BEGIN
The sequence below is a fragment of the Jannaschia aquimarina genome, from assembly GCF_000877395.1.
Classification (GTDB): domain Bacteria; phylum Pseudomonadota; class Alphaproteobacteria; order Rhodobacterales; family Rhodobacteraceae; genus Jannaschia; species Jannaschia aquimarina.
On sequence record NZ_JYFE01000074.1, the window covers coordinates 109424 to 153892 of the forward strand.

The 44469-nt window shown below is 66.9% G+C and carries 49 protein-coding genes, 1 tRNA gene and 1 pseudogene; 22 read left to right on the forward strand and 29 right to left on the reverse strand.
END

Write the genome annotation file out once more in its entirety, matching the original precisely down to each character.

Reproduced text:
The sequence below is a fragment of the Jannaschia aquimarina genome, from assembly GCF_000877395.1.
Classification (GTDB): domain Bacteria; phylum Pseudomonadota; class Alphaproteobacteria; order Rhodobacterales; family Rhodobacteraceae; genus Jannaschia; species Jannaschia aquimarina.
On sequence record NZ_JYFE01000074.1, the window covers coordinates 109424 to 153892 of the forward strand.

The 44469-nt window shown below is 66.9% G+C and carries 49 protein-coding genes, 1 tRNA gene and 1 pseudogene; 22 read left to right on the forward strand and 29 right to left on the reverse strand.